Through planning or happy coincidence, the State Bar of Arizona Convention last week concluded with a focus on the big concepts that drive law and make attorneys and judges worthy of the label “professional.”

If any profession is to tease out and examine the necessary concepts that underlie it, a fine way to do that is to observe the profession under stress. For that reason alone, the remarks of the Iraqi Chief Justice were a superlative end to Convention.

Iraqi Chief Justice Medhat Al-Mahmoud

I wrote before about the visit to Arizona of Chief Justice Medhat Al-Mahmoud. If anything, his insights surpassed attendees’ expectations.

He was introduced by ASU Law School Dean Doug Sylvester, who reminded us that Iraq and its environs are not merely the cradle of civilization; they are the cradle of our legal system.

And then the Chief Justice, his Farsi translated by a dedicated assistant, explained what it was like to have that cradle overturned—and smashed to bits.

When the coalition powers dissolved the Iraqi security agencies, he said, those powers aimed to loosen the grip the agencies had on the people. To an extent, they succeeded. But the rule of law was eliminated, as well.

One of the most concrete examples of that elimination was the destruction of the Ministry of Justice by fire.

“But,” said the Chief Justice, “the judges wanted to go back to the court, sit at their desks and perform their duties.”

“The judiciary realized its role in bringing back the rule of law to Iraq, especially in the capital.”

This realization occurred, of course, when the nation was at war and risk was everywhere. Given that, a courageous focus on the rule of law defies belief.

“We had a willingness to rebuild this house, because we consider it ours as Iraqis; [it is] not the government’s.”

That will to rebuild came in the face of terrible personal sacrifice. The Chief Justice noted that in the process of rebuilding the judiciary, 49 judges were killed, and 132 other employees—prosecutors, public lawyers and others—were assassinated.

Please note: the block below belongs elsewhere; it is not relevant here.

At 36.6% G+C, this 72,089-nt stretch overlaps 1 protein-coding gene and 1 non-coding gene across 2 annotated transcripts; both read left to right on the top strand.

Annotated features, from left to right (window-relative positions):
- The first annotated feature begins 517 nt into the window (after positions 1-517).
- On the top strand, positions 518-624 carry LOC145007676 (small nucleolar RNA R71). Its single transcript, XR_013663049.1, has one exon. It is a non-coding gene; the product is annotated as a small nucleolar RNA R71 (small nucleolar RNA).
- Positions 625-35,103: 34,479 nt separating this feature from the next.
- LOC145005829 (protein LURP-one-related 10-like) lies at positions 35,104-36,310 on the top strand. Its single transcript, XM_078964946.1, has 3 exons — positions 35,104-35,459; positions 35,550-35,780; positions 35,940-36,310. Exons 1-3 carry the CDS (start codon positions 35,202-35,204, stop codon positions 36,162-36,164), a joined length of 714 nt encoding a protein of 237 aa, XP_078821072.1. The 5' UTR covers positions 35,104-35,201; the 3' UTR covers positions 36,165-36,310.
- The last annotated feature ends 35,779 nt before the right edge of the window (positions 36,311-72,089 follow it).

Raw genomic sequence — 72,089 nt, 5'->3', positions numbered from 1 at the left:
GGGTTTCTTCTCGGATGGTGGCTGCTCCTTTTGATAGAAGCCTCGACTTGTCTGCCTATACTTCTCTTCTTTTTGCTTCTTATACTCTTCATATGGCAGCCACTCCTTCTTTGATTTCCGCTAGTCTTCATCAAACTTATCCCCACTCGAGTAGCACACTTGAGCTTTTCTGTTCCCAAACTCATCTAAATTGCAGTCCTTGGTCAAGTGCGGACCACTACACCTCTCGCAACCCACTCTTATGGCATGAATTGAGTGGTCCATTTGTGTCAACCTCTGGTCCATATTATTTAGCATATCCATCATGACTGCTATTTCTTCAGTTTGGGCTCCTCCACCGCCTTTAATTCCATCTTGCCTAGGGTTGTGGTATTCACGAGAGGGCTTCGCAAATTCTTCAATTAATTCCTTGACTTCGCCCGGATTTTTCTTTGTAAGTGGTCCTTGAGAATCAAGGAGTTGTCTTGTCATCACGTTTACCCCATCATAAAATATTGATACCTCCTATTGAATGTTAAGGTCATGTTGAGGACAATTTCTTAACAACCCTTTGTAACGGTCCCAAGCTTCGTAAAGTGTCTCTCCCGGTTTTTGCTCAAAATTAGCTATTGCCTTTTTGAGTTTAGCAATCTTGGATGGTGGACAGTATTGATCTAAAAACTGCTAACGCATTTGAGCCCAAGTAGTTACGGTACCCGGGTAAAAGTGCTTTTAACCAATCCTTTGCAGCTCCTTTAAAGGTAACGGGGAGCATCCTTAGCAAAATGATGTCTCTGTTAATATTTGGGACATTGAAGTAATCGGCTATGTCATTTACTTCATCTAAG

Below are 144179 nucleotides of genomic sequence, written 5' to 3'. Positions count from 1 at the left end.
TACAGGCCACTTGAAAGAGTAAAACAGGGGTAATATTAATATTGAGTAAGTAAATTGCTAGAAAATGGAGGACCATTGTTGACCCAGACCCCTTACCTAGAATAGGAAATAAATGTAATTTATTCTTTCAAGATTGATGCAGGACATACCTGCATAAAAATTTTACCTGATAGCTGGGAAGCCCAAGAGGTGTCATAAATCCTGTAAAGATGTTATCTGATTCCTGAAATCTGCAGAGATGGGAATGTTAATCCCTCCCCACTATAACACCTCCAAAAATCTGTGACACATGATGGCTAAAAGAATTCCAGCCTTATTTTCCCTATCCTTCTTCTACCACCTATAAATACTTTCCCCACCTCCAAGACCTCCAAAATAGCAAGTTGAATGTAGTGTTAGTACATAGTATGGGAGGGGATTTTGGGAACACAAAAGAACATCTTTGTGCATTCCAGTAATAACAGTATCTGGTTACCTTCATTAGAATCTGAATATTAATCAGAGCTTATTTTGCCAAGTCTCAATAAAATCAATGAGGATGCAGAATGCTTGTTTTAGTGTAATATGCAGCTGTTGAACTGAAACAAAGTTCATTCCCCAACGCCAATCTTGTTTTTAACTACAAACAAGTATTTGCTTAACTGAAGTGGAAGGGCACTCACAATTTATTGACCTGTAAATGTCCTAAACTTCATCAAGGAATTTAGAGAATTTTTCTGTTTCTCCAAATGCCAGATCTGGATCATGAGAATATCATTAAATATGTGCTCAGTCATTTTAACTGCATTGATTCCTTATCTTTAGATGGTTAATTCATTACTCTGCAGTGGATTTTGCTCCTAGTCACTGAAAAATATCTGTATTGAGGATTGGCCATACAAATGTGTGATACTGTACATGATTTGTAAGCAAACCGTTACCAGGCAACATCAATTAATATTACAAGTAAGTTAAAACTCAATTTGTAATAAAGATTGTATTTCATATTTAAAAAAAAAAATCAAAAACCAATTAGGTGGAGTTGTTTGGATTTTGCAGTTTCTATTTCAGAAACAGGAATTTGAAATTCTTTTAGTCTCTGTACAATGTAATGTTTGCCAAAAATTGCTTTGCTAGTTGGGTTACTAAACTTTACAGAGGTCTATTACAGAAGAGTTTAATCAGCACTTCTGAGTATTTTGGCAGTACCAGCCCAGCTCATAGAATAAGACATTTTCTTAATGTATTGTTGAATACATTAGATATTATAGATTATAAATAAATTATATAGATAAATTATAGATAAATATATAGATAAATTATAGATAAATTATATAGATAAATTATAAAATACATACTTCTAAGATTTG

On June 12, 2003, the Chief Justice was named the Minister of Justice. His charge was to reestablish the judicial institutions.

That restoration is demonstrated by the numbers: In November 2003, he said, there were 575 judges in Iraq. In 2012, there are 1,328. And his first decision in the rebuilding? Bring back to the court women judges. Their numbers have jumped from 7 in 2003 to 76 today.

What drives an individual to face down danger in order to adhere to an ideal? For the Chief Justice, it comes down to each judge.

“The judge himself must believe in the independence of judges. He must believe in the principle of separation of powers. Without that, he cannot deliver justice.”

The Chief Justice concluded: “Success for justice in Iraq is success for justice all over the world.”

ASU Law School’s Daniel Rothenberg then spoke of the Chief Justice’s willingness to share credit with others. Yes, Rothenberg said, we should admire the “extraordinary quality of patriotism of all Iraqis who put their life on the line” in the pursuit of justice.

But, he added, we also must grasp how important the Chief Justice was to the rebuilding of justice.

Also speaking at the session was Tom Monaghan, a former United States Attorney for the District of Nebraska. His focus that afternoon was on his work from 2003 to 2005 in Kosovo as the U.N.-appointed director of justice.

For those lawyers who are interested in assisting in rule of law initiatives around the globe, panelists suggested they look here.

The day after Convention, I heard from an Arizona lawyer who was beyond pleased at the Chief Justice’s appearance at the event. I’ll end by letting her speak for herself:

“I decided at the last minute to attend the bar convention this year. I drove three hours to Phoenix, mostly to see this man speak, but not knowing what to expect. Well, I was in tears for a good part of his talk—something to do with his passion and sincerity and the beauty of spoken Arabic. But what really enthralled me was the realization that this little guy was a great big hero, because he resurrected the justice system in Iraq. I realized that you can live without electricity, or sanitation, or any of the other necessary amenities of civilized life for a lot longer than you can live without a system of administering justice. These two hours were really all I came for, and it was all I needed. Now I can go back to the practice of law, knowing that it really does make a difference, no matter how much money I make, no matter how tedious and frustrating. Thanks, state bar, for the inspiration. I needed that!”

News from the State Bar about what looks to be a great event at 2:00 Friday afternoon: 

Rule of Law Reform in a World of Conflict Featuring a Presentation by the
Honorable Medhat al-Mahmoud, Iraq’s Chief Justice

 State Bar Convention
Arizona Biltmore Resort & Spa